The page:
Essay: Gender, racism, poverty, later colonialism, heterosexism and ecology form the canvas on which Rosemary Radford Ruether paints her theology.
Pamela Merchant and the Center for Justice and Accountability have taken on some of the most remarkable human rights cases to unfold in recent years.
Christian researchers tracking decades of decline in charitable giving say the trend will not be reversed until pastors challenge congregants to embrace Jesus' teachings on the poor.
But that, says Sylvia Ronsvalle, one of the authors of the annual "Empty Tomb" reports on Christian giving, will take a different kind of pastor than the counselors and comforters that seminaries and divinity schools have trained for ministry.
Neilson Carlin is pretty sure that he will soon have the opportunity to cross something off of his aesthetic bucket list: having the pope see one of his paintings.
Less than six months after St. John Paul II was canonized, questions are being raised about a book of lectures he penned as a young priest in his Polish homeland.
The two-volume "Katolicka Etyka Spoleczna" ("The Catholic Social Ethic") has never been officially published. But it could, some observers said, affect interpretations of the future pope's philosophical development, highlighting a youthful commitment to radical change which sounded, at times, close to Marxism.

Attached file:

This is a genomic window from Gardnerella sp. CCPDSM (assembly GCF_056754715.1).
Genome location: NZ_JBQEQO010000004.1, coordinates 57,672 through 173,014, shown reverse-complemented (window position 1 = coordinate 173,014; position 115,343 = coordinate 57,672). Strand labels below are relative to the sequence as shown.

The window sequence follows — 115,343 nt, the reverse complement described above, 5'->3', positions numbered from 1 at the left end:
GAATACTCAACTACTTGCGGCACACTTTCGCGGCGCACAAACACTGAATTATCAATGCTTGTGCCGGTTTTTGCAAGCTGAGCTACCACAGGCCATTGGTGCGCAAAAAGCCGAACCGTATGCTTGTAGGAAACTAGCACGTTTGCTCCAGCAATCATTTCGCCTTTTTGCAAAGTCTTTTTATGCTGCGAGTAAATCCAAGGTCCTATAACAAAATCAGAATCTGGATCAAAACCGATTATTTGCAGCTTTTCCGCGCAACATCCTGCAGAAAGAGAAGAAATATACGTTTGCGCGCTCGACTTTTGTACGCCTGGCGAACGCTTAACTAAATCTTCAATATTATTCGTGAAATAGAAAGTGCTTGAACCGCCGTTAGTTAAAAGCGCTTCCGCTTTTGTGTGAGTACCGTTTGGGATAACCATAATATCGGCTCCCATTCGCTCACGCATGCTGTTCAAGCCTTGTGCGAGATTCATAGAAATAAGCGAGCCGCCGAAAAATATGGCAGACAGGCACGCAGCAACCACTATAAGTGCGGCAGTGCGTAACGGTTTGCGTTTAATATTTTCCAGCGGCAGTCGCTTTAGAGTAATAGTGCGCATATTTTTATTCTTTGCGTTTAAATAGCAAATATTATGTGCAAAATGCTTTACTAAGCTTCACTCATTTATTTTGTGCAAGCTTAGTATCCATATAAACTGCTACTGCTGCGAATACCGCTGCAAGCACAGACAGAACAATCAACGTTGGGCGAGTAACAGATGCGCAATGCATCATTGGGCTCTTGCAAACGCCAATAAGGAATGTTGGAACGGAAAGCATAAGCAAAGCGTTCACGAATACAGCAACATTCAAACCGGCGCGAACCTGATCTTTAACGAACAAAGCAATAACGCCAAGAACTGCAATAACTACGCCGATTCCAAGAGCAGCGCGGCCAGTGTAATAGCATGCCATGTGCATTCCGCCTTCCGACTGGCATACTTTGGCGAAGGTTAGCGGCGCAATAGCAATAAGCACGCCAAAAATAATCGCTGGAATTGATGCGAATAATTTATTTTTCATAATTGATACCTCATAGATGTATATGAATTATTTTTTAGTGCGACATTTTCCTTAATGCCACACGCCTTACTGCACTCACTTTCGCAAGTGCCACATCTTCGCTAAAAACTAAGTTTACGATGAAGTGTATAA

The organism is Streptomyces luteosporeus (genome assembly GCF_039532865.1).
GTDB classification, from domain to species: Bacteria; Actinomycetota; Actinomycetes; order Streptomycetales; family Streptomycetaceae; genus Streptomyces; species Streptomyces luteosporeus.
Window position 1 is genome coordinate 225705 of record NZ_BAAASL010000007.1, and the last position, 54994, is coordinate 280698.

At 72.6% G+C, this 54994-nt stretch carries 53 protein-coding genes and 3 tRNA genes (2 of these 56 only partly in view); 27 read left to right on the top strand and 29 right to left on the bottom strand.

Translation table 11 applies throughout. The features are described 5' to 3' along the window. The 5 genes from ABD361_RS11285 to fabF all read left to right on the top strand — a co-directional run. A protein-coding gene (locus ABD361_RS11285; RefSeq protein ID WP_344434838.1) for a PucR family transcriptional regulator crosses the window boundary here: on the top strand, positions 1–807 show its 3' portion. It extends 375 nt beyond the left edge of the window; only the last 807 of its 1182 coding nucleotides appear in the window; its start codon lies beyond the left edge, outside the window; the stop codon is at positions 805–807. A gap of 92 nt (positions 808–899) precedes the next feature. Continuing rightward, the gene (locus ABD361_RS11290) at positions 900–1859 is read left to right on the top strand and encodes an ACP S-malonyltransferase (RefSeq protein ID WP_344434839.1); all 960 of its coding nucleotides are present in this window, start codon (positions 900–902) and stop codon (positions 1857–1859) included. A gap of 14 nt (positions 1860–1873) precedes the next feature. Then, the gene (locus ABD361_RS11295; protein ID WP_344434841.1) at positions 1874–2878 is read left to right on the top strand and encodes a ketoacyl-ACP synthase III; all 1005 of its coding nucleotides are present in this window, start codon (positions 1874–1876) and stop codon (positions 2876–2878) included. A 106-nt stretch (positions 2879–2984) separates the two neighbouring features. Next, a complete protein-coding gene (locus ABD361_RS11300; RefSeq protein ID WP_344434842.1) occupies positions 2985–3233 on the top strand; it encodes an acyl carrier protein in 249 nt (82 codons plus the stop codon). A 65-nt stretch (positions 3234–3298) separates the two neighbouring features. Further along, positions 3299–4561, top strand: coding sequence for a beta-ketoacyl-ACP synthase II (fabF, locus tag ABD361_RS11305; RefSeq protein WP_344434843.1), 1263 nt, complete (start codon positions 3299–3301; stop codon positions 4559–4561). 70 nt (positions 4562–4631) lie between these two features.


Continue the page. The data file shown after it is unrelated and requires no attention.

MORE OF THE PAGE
Column: I am surprised and shocked when Christians defend corporal punishment. It seems to me that followers of the Prince of Peace should be practicing peace.
Fr. Benedict Groeschel, a Franciscan priest whose long beard, gray robes, prolific writings and often controversial views made him a distinctive and popular presence in Catholic media, died Friday at St. Joseph's Home for the Elderly in Totowa, N.J.
Groeschel was 81 and had been in declining health.
Grosechel had been out of the spotlight since 2012, when he made controversial comments that blamed some victims of sexual abuse by priests for inviting the molestation.
"What we need to see more than anything is a church that is willing to listen and a church that's willing to engage."
When Americans aren't busy praying for themselves or their own needs -- and most of them are -- many are seeking divine intervention on behalf of a favorite sports team or the golden ticket in the lottery, according to a new survey.
About 13 percent of Americans who pray say they pray for sports teams, compared with about one in five (21 percent) who say they have prayed to win the lottery, the new survey from LifeWay Research suggests.
A WORLDWIDE HEART: THE LIFE OF MARYKNOLL FATHER JOHN J. CONSIDINE
By Robert Hurteau
Published by Orbis Books, $45